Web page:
History, tourist information, and nearby accommodation
Bishop Bek of St Davids established a borough at Llawhaden, and added a hospital in 1287. The next real phase of building at Llawhaden took place under the aegis of archbishop Adam de Houghton in 1362-89. Many of the buildings we see today date from Houghton's era. The bishops stopped using it as a residence in the 15th century, but it continued as a prison and administrative centre until the Reformation. By the late 16th century it was falling into decay.
The ruins include a very impressive twin-towered gatehouse, remains of a great hall, undercroft, chapel, and prison, surrounded by a ditch. There are two very well-preserved polygonal towers, and the lower parts of a round 13th century tower.
Our Verdict: The village is exceptionally pretty, and the ruins of Llawhaden Castle are a delight to explore. Well worth a trip to see.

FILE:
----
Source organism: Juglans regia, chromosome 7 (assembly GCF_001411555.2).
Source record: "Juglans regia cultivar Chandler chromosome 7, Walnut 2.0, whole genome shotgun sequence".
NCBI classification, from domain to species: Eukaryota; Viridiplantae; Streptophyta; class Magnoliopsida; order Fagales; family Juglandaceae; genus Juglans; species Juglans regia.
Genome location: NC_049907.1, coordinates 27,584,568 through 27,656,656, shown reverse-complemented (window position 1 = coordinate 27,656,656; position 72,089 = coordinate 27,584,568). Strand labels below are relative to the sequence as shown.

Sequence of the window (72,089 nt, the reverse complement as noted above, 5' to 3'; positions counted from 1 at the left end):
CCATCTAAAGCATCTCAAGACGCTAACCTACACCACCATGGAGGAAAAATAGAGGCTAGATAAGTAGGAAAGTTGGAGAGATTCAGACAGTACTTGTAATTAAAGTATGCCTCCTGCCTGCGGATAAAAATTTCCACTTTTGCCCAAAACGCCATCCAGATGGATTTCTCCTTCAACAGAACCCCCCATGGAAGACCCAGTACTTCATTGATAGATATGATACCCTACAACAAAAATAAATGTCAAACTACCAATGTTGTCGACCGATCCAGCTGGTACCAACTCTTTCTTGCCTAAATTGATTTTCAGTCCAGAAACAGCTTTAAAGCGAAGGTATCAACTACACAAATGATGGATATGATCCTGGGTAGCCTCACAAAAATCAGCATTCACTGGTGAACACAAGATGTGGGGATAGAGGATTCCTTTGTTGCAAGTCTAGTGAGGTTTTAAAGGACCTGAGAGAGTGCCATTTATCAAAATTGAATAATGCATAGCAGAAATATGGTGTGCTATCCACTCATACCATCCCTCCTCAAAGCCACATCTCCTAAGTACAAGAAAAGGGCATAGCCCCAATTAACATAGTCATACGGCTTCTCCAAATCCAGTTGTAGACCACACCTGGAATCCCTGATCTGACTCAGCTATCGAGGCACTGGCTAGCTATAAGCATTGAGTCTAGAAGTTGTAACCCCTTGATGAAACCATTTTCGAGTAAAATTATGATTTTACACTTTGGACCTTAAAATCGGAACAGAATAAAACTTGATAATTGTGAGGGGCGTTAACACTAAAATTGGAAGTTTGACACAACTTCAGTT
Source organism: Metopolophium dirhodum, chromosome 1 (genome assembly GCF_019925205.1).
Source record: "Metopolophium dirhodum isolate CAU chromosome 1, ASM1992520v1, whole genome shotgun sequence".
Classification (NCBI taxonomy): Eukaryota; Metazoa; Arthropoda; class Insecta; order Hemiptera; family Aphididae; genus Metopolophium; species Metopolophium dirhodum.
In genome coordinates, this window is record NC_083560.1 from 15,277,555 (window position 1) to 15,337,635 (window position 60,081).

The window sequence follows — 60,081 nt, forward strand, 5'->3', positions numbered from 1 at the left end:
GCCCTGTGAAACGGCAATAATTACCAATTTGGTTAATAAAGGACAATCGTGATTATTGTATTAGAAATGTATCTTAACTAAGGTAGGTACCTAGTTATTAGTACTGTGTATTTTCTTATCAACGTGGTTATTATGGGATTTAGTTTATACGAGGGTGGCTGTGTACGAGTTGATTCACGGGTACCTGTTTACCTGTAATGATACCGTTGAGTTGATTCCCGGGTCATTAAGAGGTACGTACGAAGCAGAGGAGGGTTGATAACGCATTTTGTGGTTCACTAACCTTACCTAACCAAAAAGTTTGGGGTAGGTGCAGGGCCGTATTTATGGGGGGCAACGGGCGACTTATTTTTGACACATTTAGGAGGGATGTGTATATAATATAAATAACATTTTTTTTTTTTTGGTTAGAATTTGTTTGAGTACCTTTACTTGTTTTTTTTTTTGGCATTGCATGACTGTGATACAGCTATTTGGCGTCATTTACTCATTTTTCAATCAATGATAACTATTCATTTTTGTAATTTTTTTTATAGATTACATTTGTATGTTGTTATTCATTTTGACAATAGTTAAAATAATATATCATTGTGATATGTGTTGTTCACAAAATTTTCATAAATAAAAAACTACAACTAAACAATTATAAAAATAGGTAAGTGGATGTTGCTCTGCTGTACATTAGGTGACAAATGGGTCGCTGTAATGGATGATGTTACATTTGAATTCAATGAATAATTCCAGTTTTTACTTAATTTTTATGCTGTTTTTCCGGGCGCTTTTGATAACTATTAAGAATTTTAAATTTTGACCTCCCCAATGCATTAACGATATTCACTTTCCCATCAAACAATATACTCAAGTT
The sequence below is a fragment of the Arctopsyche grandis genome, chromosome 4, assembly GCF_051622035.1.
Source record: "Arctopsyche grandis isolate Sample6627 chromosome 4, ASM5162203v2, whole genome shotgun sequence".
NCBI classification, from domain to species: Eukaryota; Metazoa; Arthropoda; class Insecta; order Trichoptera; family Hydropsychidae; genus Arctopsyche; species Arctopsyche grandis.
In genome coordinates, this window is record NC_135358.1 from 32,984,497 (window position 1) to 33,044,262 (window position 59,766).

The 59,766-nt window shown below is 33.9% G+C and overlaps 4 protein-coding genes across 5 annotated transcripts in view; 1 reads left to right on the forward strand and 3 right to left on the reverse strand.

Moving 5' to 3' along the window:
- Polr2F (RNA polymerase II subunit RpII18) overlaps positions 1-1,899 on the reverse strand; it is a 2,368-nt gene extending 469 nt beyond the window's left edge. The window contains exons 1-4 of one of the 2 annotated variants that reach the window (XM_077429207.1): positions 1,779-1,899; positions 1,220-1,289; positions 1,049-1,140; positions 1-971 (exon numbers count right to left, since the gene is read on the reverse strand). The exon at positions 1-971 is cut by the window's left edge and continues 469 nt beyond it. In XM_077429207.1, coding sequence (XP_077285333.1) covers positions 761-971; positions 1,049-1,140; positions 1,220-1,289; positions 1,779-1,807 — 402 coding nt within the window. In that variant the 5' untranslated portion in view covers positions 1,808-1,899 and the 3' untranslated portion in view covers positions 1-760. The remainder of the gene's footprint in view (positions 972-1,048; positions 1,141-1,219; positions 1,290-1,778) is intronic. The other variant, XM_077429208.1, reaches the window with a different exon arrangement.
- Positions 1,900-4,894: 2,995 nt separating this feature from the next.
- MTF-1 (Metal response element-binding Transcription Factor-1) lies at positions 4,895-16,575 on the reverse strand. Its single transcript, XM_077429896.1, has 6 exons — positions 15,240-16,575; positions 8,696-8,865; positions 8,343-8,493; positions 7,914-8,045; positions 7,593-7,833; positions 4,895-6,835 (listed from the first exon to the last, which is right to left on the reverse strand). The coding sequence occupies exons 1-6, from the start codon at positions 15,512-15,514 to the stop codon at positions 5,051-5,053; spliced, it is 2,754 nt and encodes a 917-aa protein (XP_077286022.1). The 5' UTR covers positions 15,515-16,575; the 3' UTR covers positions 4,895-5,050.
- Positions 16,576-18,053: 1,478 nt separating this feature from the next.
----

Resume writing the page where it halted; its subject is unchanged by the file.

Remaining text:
About Llawhaden Castle
Address: Llawhaden, Pembrokeshire, Wales
Attraction Type: Castle
Location: On a minor road off the A40
Website: Llawhaden Castle
Phone: 01443 336000
Llawhaden Castle Photos
OS: SN071 174
Photo Credit: David Ross and Britain Express
Opening Details: Open access site, usually accessible at any reasonable time
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NEARBY HISTORIC ATTRACTIONS
Heritage Rated from 1- 5 (low-exceptional) on historic interest
Narberth Castle - 3 miles (Castle)
Wiston, St Mary's Church - 3.1 miles (Historic Church)
Wiston Castle - 3.1 miles (Castle)
Picton Castle & Woodland Gardens - 4.6 miles (Castle)
Scolton Manor Museum & Country Park - 5.9 miles (Historic House)
Jeffreyston, St Jeffrey & St Oswald Church - 6.9 miles (Historic Church)
Dyffryn Syfynwy Stone Circle - 6.9 miles (Prehistoric Site)
Cresselly House - 7 miles (Historic House)
Nearest Accommodation to Llawhaden Castle:
Nearest Self Catering Cottages
Nearest Bed and Breakfasts